August 16, 2022

Text by artist Jean-Michel Basket – Grace Green

Jean Michel Basquiat is proof that you can make an impact in a short time. Instinctively, you know you can change the world in an instant. What can you learn from the ethics of his work?

Born in Brooklyn, Baskett produced more than 2,000 works of art and sketches over a period of 10 years. Imagine. 200 artworks per year. 16 artwork or sketches per month. He accumulated it all at the time of his death in 1988 when he was 27 years old. A great role model, creating Basquiat all the time.

Your takeaway, the lesson of basketball, is to be yourself, work, pursue your craft, and fly high.

He was fortunate to be raised by his artistic mother, although he suffered from a mental illness that increased his love for art. She exposed him to the breadth of image building and conferences, taking him to The Mate, the Brooklyn Museum, MOMA when he was young. He was familiar with various forms of art and curriculum in these early years. Her playground was the museum and her background was the city. You know, like many artists, he survived through thunder and lightning.

Enter Graffiti.

He jumped into the mural scene when it was the seed, forming a short-term collaboration with Al Diaz called SAMO (Same Old Shit). Then, despite local success, they differed in creative variations. Fortunately, they reconciled. In an indulgence interview, Diaz said Baskett gifted him a picture with the text “From Samo, from Samo”.

Basketball aimed to become an internationally recognized artist. That’s what he did. His brilliant study of depression is profound. To be very clear, he formed strong bonds and friendships. His relationship with Warhol was precious and true.

Basketball style

There is a lot online that you can find out about Basquiat. The more you learn about him. As much as you like him Her artwork is considered neo-expressionist and interacts with the visual language of art and murals and is associated with doodles, caricatures, and illustrations. The use of objects, texts and symbols easily expresses his creative approach. The crown was his signature statue. His work often traces its cultural identity and roots within the boundaries of the world, context, history, music, art and society. If you already know Baskett’s work, you may not yet know about the movie Downtown 81 that portrayed him primarily. It’s definitely a low budget but captures the playfulness and fearlessness of the 80s underground art and music scene. In a pseudo-documentary fairy tale written by Glenn O’Brien and directed by Edo Bertoglio, Basquette plays a poor young artist. Excluded from the records, Downtown 81 was only released in 2000. Baskett is followed by a camera as he wanders around downtown New York and tries to sell his art to pay his time rent. It presents Debra Harry as the modern fairy princess in the movie for about 100 minutes.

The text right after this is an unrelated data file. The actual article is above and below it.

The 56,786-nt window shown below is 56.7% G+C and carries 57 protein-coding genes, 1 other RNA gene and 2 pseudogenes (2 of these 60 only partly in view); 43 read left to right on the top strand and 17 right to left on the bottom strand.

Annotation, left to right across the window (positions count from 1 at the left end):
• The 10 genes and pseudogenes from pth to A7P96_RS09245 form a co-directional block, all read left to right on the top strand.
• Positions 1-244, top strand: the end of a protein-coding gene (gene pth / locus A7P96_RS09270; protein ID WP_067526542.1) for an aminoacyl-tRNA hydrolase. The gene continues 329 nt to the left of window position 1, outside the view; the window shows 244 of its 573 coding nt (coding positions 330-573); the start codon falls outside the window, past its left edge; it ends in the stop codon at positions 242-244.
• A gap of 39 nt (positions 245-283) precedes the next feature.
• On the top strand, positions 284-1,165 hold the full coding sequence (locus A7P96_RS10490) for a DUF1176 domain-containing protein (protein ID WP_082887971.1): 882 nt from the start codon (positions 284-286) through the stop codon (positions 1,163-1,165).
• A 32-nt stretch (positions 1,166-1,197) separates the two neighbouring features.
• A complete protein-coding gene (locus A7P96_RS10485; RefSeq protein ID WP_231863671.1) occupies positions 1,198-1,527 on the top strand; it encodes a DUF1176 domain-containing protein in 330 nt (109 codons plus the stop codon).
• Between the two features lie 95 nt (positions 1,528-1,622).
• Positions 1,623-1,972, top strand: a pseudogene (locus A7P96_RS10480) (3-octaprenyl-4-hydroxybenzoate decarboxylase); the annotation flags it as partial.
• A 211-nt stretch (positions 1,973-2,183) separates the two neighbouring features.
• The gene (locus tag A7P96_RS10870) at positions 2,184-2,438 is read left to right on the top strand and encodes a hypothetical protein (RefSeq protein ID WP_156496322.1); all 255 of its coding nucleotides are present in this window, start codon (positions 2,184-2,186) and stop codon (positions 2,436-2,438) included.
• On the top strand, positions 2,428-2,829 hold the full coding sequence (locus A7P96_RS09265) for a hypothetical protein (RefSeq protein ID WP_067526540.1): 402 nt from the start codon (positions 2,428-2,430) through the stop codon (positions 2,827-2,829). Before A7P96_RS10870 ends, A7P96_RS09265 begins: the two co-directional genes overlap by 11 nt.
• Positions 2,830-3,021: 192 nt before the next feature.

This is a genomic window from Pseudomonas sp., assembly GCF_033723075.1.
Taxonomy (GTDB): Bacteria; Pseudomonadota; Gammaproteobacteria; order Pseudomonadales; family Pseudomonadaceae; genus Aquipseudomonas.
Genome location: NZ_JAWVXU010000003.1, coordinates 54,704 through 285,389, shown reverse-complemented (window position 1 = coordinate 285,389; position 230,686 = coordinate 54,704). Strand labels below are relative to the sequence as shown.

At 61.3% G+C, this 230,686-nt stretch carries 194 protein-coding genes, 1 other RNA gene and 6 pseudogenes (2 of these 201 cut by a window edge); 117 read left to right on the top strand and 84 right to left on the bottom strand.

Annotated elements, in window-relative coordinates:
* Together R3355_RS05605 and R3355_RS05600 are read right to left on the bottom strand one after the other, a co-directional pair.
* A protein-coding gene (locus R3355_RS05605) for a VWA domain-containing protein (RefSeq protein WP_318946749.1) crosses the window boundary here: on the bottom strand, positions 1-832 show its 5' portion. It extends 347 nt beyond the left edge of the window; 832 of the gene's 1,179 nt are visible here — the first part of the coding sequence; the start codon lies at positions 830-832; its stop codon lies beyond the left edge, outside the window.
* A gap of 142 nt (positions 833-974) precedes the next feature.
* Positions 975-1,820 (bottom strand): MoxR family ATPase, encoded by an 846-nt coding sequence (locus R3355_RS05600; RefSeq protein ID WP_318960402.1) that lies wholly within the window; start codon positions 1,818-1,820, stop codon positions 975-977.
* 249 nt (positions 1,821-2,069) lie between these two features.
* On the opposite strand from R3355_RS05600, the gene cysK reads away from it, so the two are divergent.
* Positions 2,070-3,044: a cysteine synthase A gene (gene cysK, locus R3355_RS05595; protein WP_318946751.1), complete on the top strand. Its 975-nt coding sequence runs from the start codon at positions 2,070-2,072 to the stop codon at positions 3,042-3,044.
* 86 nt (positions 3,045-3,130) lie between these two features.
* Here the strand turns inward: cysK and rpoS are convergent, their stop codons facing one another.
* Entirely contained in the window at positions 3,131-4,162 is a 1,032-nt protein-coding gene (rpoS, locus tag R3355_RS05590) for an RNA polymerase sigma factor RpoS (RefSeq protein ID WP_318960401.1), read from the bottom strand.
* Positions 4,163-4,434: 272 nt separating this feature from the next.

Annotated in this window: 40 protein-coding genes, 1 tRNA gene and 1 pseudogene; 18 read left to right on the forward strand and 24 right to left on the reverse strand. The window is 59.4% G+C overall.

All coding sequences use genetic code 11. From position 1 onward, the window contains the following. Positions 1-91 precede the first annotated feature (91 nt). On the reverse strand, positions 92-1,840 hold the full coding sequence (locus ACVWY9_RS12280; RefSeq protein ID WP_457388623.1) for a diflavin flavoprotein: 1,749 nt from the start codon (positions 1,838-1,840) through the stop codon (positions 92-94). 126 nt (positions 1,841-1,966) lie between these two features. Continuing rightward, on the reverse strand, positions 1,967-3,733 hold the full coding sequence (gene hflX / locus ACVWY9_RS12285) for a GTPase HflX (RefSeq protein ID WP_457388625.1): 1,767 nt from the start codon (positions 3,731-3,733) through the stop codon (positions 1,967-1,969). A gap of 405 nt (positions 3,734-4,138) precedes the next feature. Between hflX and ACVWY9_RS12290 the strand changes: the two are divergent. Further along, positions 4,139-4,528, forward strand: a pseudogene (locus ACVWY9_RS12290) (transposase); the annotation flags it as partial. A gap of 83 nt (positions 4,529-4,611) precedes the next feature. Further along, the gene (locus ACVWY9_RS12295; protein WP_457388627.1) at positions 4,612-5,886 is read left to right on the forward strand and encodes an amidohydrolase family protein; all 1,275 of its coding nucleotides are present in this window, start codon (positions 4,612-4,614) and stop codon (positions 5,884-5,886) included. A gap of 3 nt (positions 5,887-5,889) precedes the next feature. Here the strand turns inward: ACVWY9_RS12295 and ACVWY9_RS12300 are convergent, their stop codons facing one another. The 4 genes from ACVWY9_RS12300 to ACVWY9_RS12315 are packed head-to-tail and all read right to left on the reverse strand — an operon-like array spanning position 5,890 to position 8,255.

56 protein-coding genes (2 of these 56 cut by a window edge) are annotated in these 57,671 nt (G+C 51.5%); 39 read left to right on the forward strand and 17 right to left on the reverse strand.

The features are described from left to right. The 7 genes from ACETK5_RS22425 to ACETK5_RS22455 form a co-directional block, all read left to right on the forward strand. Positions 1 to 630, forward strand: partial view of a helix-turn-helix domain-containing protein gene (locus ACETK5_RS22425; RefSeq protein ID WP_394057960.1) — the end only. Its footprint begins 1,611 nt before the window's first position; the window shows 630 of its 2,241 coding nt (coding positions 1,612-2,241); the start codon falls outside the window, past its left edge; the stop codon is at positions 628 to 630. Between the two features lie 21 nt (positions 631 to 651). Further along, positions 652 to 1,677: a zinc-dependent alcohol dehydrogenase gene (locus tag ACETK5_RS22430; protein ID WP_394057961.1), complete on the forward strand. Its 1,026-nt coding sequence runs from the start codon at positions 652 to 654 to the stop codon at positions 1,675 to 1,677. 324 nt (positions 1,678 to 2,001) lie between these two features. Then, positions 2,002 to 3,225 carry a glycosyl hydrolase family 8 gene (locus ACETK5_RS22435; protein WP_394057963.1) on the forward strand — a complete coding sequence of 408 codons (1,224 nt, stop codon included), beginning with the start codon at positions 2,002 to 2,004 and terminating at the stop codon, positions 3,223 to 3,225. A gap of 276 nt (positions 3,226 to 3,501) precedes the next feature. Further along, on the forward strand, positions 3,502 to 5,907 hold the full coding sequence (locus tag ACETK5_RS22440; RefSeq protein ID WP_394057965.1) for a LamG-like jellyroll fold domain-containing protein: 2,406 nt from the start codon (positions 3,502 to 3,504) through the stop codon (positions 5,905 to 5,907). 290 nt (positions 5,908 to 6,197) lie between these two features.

What’s great about Baskett’s technique is that he crosses words on canvas. Scratches parts. You will see what he was thinking. It is not wrong to change your mind, to think of another word or image. Doodles and sketches are important. Her artwork is amazingly free. However, you know that his artistry is strategic and deep. He said he deliberately applied the technique:

“I cut out the words so you can see them more. The fact that they are vague makes you want to read them.”

Sketch it, draft it, like Basquiat

Sometimes, you think it’s too late to project your dream. But it is never too late. You can do a lot in an hour. You can do a lot in a year. Basquiat painted on any surface, any wall, any object, any canvas. He showed his art in every moment. A sketch, a draft is part of your research.

Books on Jean-Michel Basket:




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